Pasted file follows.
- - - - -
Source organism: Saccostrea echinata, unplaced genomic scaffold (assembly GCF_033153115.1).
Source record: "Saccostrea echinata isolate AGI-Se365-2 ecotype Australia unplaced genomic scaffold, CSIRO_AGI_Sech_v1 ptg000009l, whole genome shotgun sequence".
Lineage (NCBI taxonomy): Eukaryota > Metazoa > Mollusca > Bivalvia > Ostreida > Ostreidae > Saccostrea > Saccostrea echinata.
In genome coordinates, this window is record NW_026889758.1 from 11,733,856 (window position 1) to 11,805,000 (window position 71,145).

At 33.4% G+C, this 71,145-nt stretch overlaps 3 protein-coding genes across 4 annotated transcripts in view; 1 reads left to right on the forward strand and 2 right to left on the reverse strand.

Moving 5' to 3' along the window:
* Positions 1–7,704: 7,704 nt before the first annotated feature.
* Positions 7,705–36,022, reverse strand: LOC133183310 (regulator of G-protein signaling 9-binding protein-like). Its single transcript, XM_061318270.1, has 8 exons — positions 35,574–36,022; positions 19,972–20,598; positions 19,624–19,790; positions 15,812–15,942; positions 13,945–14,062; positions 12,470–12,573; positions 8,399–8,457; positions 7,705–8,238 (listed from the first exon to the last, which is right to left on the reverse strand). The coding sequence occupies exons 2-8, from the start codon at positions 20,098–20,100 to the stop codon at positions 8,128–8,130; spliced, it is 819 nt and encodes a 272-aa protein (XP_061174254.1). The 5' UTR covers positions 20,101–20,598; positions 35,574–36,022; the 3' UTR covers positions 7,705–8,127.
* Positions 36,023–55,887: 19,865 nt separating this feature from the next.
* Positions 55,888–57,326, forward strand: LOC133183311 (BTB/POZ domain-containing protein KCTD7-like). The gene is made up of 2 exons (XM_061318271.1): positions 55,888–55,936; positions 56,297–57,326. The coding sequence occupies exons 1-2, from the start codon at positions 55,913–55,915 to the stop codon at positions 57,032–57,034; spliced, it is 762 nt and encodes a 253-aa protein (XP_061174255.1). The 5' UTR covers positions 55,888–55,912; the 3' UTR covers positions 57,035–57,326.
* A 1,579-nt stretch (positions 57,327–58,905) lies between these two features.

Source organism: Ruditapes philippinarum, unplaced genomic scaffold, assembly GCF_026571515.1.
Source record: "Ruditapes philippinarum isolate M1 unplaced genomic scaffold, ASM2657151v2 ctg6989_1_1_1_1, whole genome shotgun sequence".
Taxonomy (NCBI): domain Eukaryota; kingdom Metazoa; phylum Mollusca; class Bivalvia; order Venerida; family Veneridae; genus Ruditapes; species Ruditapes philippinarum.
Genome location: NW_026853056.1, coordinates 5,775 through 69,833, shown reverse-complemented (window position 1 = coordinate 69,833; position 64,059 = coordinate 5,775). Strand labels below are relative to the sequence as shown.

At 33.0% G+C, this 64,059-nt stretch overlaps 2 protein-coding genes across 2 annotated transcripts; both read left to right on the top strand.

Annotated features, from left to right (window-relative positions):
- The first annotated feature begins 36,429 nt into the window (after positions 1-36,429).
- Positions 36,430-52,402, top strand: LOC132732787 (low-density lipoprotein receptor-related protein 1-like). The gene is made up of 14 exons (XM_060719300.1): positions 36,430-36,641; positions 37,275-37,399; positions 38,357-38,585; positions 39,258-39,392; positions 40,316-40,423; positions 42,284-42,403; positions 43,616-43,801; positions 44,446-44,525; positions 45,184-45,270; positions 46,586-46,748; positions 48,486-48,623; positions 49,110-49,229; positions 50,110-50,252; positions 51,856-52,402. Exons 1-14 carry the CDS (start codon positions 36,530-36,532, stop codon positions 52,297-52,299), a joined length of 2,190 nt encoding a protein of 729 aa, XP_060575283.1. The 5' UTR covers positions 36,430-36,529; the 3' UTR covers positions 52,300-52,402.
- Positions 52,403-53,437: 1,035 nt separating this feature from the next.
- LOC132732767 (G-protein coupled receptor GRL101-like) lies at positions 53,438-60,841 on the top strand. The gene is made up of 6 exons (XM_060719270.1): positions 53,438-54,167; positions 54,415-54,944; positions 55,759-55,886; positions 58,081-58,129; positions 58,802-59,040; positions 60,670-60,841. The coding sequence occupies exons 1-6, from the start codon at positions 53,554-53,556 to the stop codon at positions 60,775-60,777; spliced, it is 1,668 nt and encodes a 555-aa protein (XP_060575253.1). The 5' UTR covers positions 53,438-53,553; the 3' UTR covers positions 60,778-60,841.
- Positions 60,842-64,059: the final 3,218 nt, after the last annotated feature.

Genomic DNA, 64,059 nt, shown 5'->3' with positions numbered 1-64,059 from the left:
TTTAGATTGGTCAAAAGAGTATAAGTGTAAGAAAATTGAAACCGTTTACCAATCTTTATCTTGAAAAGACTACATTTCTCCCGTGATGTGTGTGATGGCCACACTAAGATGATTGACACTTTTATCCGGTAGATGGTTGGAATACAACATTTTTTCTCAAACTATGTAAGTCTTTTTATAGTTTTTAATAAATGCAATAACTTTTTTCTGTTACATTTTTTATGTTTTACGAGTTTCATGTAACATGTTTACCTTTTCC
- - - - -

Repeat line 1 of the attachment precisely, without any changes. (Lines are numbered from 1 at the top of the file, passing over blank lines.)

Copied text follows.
Source organism: Saccostrea echinata, unplaced genomic scaffold (assembly GCF_033153115.1).